Fool for Love
at the Covenant Methodist Church
Playhouse's production of Sam Shepard's Fool for Love is not the work the author intended. But perhaps the playwright, one of the greatest living, could learn a thing or two from their version.
Shepard begins the script with a terse directive: "This play is to be performed relentlessly, without a break." In the original 1984 New York production, the cast obeyed to a fault--but then, Shepard directed. Attempting to prove just how tortured they were, May and Eddie, the pair of self-destructive lovers who give the play its title, spent most of their hour onstage literally flinging themselves against the walls of Shepard's sleazy southwest motel. That production dramatically demonstrated just how durable a set can be, but it had little to say about love and obsession. Relentless, yes--relentlessly tedious.
Perhaps scenic designer Joey Wade saw that production, because he's blown the motel walls right out of the theater, leaving only two enormous hunks of concrete into which doors have been set. Two massive wooden ceiling beams jut from the wreckage, colliding precariously above center stage. This room seems on the brink of collapse, echoing the emotional state of the lovers, who've spent two decades tearing themselves and each other to shreds.
With no walls to fling his actors against, director Eric Wegener turns them inward. His production has nothing to do with hysterical theatrics and everything to do with relentless, brooding anguish. Wegener pushes his lead actors--real-life husband and wife Carri and Tim Sullens--to such emotional extremes I wasn't sure they'd make it past the first ten minutes. In fact, Wegener begins his production at the kind of emotional pitch most companies need two hours to reach. The lights come up on Eddie, eyes full of tears, nose full of snot, so distraught he can hardly speak or stand. It seemed then, starting at such a high level, that Wegener had left his actors nowhere to go.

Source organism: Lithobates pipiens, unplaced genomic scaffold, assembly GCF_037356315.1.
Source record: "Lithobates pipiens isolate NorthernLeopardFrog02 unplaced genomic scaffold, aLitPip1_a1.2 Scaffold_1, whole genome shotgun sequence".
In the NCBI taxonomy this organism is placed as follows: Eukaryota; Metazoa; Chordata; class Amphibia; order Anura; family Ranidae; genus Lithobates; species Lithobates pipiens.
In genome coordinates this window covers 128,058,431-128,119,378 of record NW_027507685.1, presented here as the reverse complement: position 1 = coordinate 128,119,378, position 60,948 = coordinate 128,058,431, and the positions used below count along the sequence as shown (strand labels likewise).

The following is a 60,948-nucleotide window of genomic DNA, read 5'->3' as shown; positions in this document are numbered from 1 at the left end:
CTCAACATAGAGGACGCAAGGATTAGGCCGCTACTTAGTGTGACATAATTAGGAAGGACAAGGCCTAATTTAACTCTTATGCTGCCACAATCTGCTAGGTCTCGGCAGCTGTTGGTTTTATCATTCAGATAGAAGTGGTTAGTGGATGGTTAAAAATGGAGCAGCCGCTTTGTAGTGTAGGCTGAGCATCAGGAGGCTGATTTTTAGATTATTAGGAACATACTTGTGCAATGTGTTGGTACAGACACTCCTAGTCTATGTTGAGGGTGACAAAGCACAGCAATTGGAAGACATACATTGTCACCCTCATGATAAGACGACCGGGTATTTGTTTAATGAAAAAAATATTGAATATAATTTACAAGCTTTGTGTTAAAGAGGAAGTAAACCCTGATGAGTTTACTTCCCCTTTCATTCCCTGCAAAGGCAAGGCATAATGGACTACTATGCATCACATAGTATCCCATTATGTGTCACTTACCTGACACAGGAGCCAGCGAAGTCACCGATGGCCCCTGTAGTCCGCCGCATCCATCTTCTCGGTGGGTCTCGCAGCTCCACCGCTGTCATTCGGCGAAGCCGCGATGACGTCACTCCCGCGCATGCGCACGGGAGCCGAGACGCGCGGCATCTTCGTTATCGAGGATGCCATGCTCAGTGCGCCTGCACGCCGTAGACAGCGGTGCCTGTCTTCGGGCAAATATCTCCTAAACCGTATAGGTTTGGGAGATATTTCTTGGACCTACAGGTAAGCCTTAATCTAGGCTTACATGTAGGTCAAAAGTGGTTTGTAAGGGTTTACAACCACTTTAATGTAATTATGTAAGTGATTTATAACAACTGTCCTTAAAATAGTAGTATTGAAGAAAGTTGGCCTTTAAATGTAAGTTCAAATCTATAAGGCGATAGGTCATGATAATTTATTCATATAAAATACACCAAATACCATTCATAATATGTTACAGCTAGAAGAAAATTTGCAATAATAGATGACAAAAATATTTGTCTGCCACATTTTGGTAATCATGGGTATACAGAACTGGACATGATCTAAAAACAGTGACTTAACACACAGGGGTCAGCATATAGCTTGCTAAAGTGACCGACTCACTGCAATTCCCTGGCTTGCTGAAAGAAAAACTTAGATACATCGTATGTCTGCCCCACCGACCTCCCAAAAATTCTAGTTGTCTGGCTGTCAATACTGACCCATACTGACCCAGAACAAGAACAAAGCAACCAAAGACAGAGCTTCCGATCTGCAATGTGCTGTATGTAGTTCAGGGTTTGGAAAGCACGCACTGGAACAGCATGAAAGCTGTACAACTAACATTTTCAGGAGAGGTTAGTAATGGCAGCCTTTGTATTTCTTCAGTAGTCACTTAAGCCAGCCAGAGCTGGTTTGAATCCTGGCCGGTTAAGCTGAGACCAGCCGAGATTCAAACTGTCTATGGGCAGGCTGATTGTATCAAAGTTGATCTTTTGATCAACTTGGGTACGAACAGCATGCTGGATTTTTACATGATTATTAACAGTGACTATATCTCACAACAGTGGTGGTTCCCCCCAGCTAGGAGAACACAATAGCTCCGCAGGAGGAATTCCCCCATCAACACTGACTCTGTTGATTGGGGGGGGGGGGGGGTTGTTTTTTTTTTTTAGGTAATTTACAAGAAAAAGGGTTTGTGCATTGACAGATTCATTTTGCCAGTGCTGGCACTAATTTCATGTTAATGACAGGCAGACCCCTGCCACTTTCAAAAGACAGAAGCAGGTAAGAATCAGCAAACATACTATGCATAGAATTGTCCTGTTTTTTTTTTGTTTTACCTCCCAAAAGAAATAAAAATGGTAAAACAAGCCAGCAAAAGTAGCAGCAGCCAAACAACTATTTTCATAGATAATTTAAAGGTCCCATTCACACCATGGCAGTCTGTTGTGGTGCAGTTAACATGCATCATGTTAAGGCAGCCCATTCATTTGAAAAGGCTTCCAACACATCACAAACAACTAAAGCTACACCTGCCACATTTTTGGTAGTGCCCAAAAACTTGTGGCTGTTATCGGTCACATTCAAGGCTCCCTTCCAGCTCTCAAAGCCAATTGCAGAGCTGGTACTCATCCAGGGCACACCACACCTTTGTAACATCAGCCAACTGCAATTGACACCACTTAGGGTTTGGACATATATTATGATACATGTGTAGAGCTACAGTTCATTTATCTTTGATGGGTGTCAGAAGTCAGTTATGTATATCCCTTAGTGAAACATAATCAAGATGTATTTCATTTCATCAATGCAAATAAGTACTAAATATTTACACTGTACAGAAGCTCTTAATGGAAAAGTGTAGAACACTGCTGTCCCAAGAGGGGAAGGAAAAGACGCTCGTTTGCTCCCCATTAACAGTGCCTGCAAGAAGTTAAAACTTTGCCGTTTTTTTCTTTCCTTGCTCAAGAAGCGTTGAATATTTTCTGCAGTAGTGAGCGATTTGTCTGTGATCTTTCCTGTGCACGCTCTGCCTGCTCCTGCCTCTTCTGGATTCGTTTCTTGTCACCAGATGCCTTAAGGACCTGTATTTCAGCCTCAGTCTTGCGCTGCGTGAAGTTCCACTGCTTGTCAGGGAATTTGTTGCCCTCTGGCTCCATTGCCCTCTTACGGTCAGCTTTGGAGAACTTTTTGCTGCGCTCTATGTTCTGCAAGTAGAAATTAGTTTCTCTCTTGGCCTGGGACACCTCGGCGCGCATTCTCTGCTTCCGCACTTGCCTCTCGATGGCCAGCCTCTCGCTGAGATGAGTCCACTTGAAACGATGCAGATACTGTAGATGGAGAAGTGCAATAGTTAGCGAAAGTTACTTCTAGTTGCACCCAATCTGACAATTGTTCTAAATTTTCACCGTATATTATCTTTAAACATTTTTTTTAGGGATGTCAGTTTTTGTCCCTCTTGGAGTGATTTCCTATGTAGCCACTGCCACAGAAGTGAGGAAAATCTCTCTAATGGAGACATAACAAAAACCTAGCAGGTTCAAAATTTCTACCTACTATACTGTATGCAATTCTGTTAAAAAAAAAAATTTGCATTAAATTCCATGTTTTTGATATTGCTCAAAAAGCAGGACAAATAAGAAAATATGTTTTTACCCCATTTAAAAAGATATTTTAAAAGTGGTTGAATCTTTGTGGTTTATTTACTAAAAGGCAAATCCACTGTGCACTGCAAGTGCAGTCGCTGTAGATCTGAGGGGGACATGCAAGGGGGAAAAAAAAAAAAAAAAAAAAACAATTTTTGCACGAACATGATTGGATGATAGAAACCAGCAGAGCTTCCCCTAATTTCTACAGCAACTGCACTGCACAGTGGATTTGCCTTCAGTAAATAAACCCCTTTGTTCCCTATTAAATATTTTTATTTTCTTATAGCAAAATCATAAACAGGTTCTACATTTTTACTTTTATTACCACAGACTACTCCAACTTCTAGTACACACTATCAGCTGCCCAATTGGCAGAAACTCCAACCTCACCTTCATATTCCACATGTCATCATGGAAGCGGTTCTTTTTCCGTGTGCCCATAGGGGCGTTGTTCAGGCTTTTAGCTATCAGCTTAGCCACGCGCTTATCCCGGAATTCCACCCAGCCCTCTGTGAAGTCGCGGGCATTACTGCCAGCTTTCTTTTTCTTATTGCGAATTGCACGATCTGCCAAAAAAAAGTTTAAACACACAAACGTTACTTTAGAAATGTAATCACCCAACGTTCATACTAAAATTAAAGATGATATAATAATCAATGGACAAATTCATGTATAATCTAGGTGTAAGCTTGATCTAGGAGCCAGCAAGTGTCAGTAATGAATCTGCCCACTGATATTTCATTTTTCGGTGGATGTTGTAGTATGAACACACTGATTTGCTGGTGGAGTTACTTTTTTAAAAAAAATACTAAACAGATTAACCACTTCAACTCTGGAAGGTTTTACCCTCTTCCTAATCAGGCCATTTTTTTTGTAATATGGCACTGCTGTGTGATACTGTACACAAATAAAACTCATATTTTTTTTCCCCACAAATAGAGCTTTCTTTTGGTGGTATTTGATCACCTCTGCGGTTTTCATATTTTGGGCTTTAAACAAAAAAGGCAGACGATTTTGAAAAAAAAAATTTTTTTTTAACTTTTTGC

But he has an ace in the hole: the emotional reserves of his leads. Carri and Tim Sullens push themselves to the very limits of emotional and physical endurance, responding to each other with all the painful immediacy of a head-on collision. The entire histories of their characters are played out in simple moments--when May crumples after one of Eddie's many departures, for example, or when Eddie bristles while grilling May about her new boyfriend. Yet their performances are not indulgent in the least; this isn't the typical Chicago scream-and-slobber fest. These actors find nuances even at a fever pitch of despair.
Such an inward, psychological approach to Fool for Love creates some sluggish pacing early on, and it flattens much of Shepard's humor. As director Gary Sinise reminded us in Steppenwolf's recent Buried Child, Shepard chocks his plays full of exquisitely twisted comedy routines. Fool for Love is no exception:
Eddie: I missed you...Kept seeing you. Sometimes just a part of you.
May: Which part?
Eddie: Your neck.
May: My neck?
May: You missed my neck?
Eddie: I missed all of you but your neck kept coming up for some reason.
Wegener does play the humor in the second half of the play--when it becomes unavoidable--and Brett A. Snodgrass's impeccable comic performance as May's good-hearted but hopelessly blunt boyfriend rivals even Ted Levine's masterful turn as Tilden in Sinise's Buried Child.
Fundamentally, Wegener ignores Shepard's penchant for mildly absurdist exaggeration, playing almost everything at face value instead. He can do this because his virtuoso cast invest so much of themselves in their performances that the exaggeration seems believable, even commonplace. These actors have the play in their bones; they don't have to do anything but live through it. In fact, John Rusk as the mysterious Old Man delivers one of the most moving performances I've seen in years, simply sitting on the sidelines and watching.
Purists will hate this production for obliterating Shepard's style. But in truth there's not much at stake in Fool for Love beyond May and Eddie's pathological relationship, which Wegener brings vividly to life--in a way the playwright himself could only approximate in his own production. This isn't Shepard. But maybe, just maybe, it's better.
Art accompanying story in printed newspaper (not available in this archive): photo/Brian McConkey.